Date of Award
Master of Physical Therapy (MPT)
Every athlete trains with the hopes of being bigger, stronger or faster than the competitor. Athletes are eager to jump on the "bandwagon" of new training techniques that claim to produce the results the athlete seeks. One such training technique is sprinting on a treadmill at high speeds and inclines. The purpose of this study is to describe muscle activity and joint motion while running on a treadmill at different speeds and inclines.
Six males between the ages of 21 and 27 years of age ran at 20 miles per hour and 0% grade and at 13 miles per hour on a 30% grade. Surface electrodes and joint markers were used to analyze electromyographic activity of six muscles and calculate joint angles while running. A descriptive analysis was then performed comparing the two trials.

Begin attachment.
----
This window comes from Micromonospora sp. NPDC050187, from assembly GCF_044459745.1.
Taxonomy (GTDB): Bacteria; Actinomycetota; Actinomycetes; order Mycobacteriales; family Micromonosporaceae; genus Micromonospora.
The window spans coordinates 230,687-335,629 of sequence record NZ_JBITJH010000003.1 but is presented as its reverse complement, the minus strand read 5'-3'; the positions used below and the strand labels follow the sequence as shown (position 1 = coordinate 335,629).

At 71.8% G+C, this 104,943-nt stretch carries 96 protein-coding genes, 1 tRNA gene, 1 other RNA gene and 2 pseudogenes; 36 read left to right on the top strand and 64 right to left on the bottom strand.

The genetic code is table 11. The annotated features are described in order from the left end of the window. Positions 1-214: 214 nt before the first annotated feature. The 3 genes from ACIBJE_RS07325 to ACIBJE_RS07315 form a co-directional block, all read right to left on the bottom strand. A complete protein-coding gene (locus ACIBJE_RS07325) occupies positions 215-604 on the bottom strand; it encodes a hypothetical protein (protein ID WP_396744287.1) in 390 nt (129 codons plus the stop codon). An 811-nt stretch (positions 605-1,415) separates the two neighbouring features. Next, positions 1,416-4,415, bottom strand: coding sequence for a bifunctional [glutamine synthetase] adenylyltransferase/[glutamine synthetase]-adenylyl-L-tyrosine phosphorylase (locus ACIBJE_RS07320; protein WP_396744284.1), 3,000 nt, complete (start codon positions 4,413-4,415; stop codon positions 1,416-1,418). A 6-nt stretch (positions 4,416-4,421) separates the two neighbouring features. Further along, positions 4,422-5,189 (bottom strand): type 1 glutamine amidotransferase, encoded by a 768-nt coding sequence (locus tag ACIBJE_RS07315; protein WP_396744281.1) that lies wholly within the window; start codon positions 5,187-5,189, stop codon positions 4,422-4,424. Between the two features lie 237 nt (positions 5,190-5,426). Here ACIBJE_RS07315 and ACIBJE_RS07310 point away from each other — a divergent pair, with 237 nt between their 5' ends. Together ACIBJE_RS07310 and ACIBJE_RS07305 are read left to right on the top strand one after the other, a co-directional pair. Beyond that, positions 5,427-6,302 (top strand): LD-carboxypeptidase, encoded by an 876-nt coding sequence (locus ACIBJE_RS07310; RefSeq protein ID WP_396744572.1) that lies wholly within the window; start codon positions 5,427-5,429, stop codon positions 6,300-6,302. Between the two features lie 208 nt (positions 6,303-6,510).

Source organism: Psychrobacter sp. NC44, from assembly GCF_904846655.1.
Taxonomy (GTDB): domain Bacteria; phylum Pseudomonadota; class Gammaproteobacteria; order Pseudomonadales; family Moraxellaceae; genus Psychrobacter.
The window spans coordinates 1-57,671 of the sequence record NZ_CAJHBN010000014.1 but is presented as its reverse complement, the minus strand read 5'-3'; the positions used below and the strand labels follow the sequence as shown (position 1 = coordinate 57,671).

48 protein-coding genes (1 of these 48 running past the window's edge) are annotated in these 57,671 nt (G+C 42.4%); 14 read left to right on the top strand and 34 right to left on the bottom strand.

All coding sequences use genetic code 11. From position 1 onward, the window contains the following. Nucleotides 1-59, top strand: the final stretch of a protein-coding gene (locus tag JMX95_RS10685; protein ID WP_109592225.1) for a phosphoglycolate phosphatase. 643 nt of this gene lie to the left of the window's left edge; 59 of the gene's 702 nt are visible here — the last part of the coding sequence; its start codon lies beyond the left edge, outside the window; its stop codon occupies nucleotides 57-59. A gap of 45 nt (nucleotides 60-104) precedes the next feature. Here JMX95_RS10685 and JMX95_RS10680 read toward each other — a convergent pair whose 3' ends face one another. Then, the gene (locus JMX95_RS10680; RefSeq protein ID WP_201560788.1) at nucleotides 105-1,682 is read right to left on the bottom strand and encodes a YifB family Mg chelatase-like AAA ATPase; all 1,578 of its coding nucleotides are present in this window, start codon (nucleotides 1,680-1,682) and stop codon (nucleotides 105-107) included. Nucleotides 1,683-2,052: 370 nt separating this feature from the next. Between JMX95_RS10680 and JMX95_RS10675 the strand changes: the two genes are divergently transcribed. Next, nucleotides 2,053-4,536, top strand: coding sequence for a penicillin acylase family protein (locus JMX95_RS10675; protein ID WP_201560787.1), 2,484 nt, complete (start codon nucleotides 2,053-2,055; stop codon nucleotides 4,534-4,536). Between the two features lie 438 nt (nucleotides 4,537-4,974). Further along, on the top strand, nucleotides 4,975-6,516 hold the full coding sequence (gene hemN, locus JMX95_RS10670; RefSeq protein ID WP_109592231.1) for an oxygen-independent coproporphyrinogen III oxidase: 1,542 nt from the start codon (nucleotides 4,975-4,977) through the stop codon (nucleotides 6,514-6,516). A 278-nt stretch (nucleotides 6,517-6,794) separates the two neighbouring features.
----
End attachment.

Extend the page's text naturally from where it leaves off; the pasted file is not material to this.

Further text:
From our results we conclude that the sprinter does adopt different strategies and muscle recruitment patterns to compensate for increases in slope. Examination of range of motion (ROM) revealed that there was greater overall motion of the hip during incline running, increased ROM at the knee during level running, with the ankle remaining relatively constant. EMG data revealed greater average muscle activity while sprinting at 13 mph on a 30% grade versus sprinting at 20 mph on a 0% grade.
Anderson, Carrie, "An electromyographic and video motion analysis study of elite sprinters at varying speeds and inclines" (1999). Physical Therapy Scholarly Projects. 13.